Friday, September 5, 2008

A Conversation with Scott O'Brien About Kay Francis


Kay Francis was a presence in movies between 1929 and 1946. Her acting was characterized by her elegantly comic, audacious, sometimes melodramatic, yet wistfully tender and groundbreaking portrayals of independently minded women. Thanks in part to TCM, she has renewed fame. Interest in the nearly forgotten actress has also grown in recent years with the rediscovery of films of the pre-code era, and the changing attitudes toward cinematic portrayals of women, (for better and worse). Kay Francis was on screen from the shaky years of the early talkies through the war years, and TCM offers a festival of 42 of her films this month--some very rarely seen outside of an archive, and few of which are available on dvd. This month's festival of all things Kay offers an unprecedented opportunity to review the range of films that Ms. Francis appeared in over time. The films include some of her earliest work, such as Raffles (1930) and Cynara (1932), (pairing her with Ronald Colman), as well as some of Kay's last movies, (which allowed her to produce as well as star at the low-rent studio Monogram), including Divorce (1945), and the critically noted Allotment Wives (1945). Since TCM has chosen to honor Kay Francis as the Star of the Month in September, I thought that this might be a good time to have a chat with Kay's biographer, Scott O'Brien, the author of Kay Francis: "I Can't Wait To Be Forgotten" (BearManor Media).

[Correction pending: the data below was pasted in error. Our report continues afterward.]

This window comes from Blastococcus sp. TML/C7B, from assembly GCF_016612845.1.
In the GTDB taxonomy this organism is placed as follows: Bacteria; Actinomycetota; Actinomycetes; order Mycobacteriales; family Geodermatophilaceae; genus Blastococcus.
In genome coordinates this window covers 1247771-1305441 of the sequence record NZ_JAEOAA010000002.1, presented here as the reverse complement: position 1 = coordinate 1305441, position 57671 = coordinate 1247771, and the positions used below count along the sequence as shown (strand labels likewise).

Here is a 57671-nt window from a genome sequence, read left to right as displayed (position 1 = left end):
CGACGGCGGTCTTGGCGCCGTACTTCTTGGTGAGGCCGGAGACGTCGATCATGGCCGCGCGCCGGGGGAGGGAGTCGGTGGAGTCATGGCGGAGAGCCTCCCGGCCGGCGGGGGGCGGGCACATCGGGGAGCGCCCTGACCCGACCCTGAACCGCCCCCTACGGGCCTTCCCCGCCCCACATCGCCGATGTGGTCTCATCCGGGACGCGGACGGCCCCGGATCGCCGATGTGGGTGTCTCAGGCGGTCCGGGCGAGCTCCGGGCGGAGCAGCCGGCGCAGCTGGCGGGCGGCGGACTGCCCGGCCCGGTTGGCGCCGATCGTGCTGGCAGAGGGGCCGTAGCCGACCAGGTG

In this thoroughly researched and nimbly written homage, Scott O'Brien, chronicles her films, her adventures, her later career on stage and and long years in retirement. Drawing on years of research and the actress' revelatory diaries, (which were written in a form of shorthand, and only relatively recently deciphered by scholars at Wesleyan University ), Mr. O'Brien succeeded in bringing this complex woman to life on the page.

Moira: Welcome Scott, and thank you for helping me shine a spotlight on Kay Francis this month. As someone who's only discovered what racy fun her movies are in the last few years, I was wondering: When did you first become aware of Kay Francis?
Scott: My first impression of Kay Francis wasn’t exactly “ecstatic.” At 16, I especially enjoyed watching over-the-top moments from Bette Davis films. My parents, who were old movie fans, drove me into San Francisco for a film revival double-bill: Of Human Bondage and One Way Passage. Davis’ wildly momentous “I wipe my mouth!” scene with Leslie Howard made the whole trip worth it. Kay Francis? She just seemed like a normal everyday person to me. While working on my Master’s Degree in Library Science (1971-73), I went with friends to see Trouble In Paradise. I had matured. Kay’s subtlety as an actress was like drinking fine wine. We were all raving about her afterwards. Upon seeing a revival of Confession, I was completely hooked. In 1976, George Eells’ book “Ginger, Loretta, & Irene Who?” had a fascinating, yet depressing mini-biography on Kay. A couple of decades later, when Mick LaSalle was researching his insightful work, “Complicated Women,” I loaned him some of Kay’s films. I told him about Kay’s diaries at Wesleyan University, and suggested his next project should be a biography on Kay. He told me, “No, Scott. You should write Kay’s biography.” In 2003, I finally got tired of waiting for someone else to tell Kay’s story, and took Mick up on his suggestion....More on the TCM Movie Morlocks

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